Part 1: Different types of data science projects

In this article, I am going to share my experience on how to turn your data science project into a successful product. Far too often, we see great projects be stuck in the Proof of Concept (PoC) or Prototype phase, because going live globally would mean redoing much of the work, changing the programming language or frameworks the model was built from, or even starting from scratch. Even the quality of the data science model, like results of precision and recall, may heavily differ from the results obtained during the prototype phase. Whereas the first part of this article will be all about which flavors of data science projects exist, the second part will share some guidelines on how to turn a PoC into an actual AI product.

To start with, we should have a closer look at which types of data science projects are suitable at all to be turned into productive solutions – or even products. It doesn’t always make sense to strive for production-grade solutions. From my experience, data science projects usually come in either of those flavors:

  1. The one-time analysis: This type of project aims at answering a particular business question for a one-shot decision. For example, an insurance company may want to pay out a special dividend for its 100ths birthday. Given its capital base, portfolio of contracts, and open claims, it needs to decide what an acceptable dividend payout could be without affecting its S & P or Moody’s rating which is strongly linked to a decreasing capital related to a high dividend payout. Such a one-time analysis can be done using structured methods and Natural Language Processing (NLP) technology. It boils down to skimming through all text documents. In this case, no special software or application for a repetition of this process needs to be developed. It is a one-time question that shall be answered. There is no point in complicating matters by planning for a product.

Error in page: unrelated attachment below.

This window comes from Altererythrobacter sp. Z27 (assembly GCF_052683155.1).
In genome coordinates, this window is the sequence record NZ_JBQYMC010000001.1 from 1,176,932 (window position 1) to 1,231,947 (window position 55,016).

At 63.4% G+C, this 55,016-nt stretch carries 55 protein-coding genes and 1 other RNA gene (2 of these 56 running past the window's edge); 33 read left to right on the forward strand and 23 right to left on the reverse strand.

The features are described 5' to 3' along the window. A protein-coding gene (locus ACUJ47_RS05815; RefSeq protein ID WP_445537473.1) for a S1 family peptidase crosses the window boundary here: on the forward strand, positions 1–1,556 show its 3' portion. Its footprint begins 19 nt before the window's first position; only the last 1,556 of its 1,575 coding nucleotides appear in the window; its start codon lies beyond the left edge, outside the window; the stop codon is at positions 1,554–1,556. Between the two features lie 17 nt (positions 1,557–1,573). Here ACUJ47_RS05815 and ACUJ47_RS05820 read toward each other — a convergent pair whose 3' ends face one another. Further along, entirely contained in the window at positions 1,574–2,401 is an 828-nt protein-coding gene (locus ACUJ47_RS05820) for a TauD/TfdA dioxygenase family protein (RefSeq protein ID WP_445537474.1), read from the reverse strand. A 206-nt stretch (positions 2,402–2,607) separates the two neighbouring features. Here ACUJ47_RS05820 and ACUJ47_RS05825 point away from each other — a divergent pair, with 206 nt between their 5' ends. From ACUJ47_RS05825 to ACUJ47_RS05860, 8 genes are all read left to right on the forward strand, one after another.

2. The repetitive analysis aka regular reporting: The more common type of analysis is the repetitive one, where a certain question needs an answer on a regular basis. The answer may not be trivial and can require complex machine learning models to predict future outcomes. For example, a company may want to contact customers which are most likely to churn and make them a better offer to keep them engaged. Special baseboards are set up for the regional managers. They get an overview of their sales area and the clients they most probably will lose if no action is taken. In this kind of analysis, it is of utter importance that data flows in continuously, dashboards have been set up and reports are sent to the right audience to make timely decisions.
  3. The AI product or solution: The AI product is much more than an algorithm, a one-off analysis, or regular reporting. Here, AI models are embedded into processes for automatic decision-making. This is done to reduce risk, improve processing efficiency, decrease the end-to-end processing time, or just deal with the sheer amount of data flowing into the system. It also contains a mechanism to collect feedback data, show model results to the administrators, and continuously maintain and improve the prediction quality. An example may be a system to extract claimant name, loss details, loss date, and assess the urgency of the claim. The backend modules of this system will allow the possibility to override results, intervene when extraction quality falls under a certain threshold, and will show performance metric dashboards to its maintainer. It aims at holistically tackling the problem, optimizing for throughput and quality while offering the possibility to humans to override the system when required.

The three types of data science projects can bring tremendous benefits to a company. But what is important to turn analysis into a product? What are the steps and considerations it takes and how can this be explained to key decision-makers?

In the next part of this article, I am addressing these questions and will be sharing guidelines on how to successfully turn a data science project into an AI product.

Marc Giombetti

Marc Giombetti

Marc Giombetti is the Chief Product Architect at TwoImpulse. He has 15+ years of international experience in IT, mainly within the re/insurance sector. His professional interests include AI, Cloud, SaaS, IoT, Time Series, Software Quality, and Agile development.